Han J, Chang H, Giricz O, Lee GY, Baehner FL, Gray JW, et al. Molecular predictors of 3D morphogenesis by breast Cancer Cell lines in 3D culture. PLoS Comput Biol. 2010;6(2):1â€“12.
Camp RL, DolledFilhart M, Rimm DL. Xtile: a new bioinformatics tool for biomarker assessment and outcomebased cutpoint optimization. Clin Cancer Res. 2004;10(21):7252â€“9.
Wei JH, Haddad A, Wu KJ, Zhao HW, Kapur P, Zhang ZL, et al. A CpGmethylationbased assay to predict survival in clear cell renal cell carcinoma. Nat Commun. 2015;6(1):1â€“11.
McGuire A, Brown JA, Malone C, McLaughlin R, Kerin MJ. Effects of age on the detection and management of breast cancer. Cancers. 2015;7(2):908â€“29.
Jiang J, Chang W, Fu Y, Gao Y, Zhao C, Zhang X, et al. SAV1, regulated by microRNA21, suppresses tumor growth in colorectal cancer. Biochem Cell Biol. 2019;97(2):91â€“9.
Cappetta M, Fernandez L, Brignoni L, Artagaveytia N, Bonilla C, LÃ³pez M, et al. Discovery of novel DNA methylation biomarkers for noninvasive sporadic breast cancer detection in the Latino population. Mol Oncol. 2021;15(2):473â€“86.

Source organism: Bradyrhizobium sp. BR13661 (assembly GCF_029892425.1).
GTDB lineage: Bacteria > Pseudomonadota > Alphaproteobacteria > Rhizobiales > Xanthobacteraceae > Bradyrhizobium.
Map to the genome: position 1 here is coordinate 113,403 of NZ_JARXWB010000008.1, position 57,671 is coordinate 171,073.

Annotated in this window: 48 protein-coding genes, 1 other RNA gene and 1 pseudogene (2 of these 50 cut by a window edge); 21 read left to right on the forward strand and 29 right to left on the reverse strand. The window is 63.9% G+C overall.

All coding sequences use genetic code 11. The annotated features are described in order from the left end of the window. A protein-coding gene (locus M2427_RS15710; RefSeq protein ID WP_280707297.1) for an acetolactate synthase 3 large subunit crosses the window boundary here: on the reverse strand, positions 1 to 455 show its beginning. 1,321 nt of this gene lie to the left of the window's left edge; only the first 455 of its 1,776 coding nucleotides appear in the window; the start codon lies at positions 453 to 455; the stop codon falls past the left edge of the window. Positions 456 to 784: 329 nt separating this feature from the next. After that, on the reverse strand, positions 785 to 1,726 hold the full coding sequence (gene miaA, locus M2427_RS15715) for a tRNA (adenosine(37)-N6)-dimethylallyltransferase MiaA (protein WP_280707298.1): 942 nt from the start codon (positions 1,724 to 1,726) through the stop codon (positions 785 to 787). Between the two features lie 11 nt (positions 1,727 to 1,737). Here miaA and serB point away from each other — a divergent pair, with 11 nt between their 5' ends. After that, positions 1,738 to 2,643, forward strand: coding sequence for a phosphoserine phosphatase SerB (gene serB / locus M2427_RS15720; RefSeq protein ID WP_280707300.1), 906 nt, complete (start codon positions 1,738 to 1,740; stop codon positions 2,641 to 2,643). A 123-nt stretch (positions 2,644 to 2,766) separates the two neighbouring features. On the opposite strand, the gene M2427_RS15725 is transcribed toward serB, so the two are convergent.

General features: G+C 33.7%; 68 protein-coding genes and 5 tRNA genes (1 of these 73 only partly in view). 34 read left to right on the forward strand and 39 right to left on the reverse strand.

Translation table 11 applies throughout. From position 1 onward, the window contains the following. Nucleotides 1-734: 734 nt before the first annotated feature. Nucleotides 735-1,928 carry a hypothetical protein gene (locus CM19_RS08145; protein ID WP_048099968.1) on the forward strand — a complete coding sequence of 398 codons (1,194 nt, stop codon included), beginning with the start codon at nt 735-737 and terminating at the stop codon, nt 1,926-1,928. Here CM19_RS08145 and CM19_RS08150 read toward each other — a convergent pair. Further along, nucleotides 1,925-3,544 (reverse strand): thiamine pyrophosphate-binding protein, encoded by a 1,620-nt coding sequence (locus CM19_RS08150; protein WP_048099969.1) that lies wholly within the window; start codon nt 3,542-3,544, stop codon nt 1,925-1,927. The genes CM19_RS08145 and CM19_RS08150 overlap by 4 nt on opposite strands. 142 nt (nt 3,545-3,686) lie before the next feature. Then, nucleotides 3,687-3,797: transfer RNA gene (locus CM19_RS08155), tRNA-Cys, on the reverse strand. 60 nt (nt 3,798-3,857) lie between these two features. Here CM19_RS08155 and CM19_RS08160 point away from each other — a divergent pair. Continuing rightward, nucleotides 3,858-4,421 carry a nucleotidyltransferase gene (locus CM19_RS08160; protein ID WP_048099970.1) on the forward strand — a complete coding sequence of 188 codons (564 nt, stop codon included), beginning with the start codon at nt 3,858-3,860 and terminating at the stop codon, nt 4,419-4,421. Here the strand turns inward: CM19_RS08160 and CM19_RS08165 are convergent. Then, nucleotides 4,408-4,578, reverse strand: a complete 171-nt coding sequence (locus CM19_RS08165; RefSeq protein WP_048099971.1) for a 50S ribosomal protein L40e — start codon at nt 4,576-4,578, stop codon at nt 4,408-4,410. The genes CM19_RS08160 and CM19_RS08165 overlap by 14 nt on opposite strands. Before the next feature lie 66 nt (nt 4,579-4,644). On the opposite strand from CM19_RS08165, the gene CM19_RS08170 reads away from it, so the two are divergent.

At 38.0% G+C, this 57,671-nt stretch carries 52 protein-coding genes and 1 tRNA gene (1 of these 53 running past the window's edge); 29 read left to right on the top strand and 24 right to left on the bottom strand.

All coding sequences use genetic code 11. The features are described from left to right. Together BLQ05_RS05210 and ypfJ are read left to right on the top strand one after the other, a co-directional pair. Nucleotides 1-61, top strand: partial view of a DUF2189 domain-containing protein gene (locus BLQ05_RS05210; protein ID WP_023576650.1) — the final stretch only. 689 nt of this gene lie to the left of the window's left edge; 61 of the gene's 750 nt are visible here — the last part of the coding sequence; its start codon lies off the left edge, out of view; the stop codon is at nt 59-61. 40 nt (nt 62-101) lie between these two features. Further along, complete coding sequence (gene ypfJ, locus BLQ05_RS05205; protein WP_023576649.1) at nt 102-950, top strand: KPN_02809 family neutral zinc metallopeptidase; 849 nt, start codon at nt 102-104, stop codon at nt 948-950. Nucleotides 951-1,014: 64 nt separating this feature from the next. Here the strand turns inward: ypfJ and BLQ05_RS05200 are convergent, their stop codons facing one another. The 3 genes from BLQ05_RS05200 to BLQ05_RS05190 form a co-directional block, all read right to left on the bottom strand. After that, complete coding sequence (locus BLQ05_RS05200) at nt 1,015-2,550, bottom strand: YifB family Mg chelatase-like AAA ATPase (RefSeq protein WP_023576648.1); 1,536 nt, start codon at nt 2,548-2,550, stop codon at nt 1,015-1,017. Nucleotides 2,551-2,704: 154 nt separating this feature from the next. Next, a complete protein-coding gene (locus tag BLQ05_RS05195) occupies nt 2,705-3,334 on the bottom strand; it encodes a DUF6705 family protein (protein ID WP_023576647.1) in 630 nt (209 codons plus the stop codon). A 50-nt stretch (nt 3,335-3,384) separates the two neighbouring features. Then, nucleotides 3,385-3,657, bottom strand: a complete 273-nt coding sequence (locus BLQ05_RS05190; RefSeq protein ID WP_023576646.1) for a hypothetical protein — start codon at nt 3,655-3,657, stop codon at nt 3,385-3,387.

Wang J, Zhang X, Li J, Ma X, Feng F, Liu L, et al. ADRB1 was identified as a potential biomarker for breast cancer by the coanalysis of tumor mutational burden and immune infiltration. Aging (Albany NY). 2021;13(1):351.
Abubakar M, Guo C, Koka H, Zhu B, Deng J, Hu N, et al. Impact of breast cancer risk factors on clinically relevant prognostic biomarkers for primary breast cancer. Breast Cancer Res Tr. 2021;189:483â€“95.
Tao C, Luo R, Song J, Zhang W, Ran L. A sevenDNA methylation signature as a novel prognostic biomarker in breast cancer. J Cell Biochem. 2020;121(3):2385â€“93.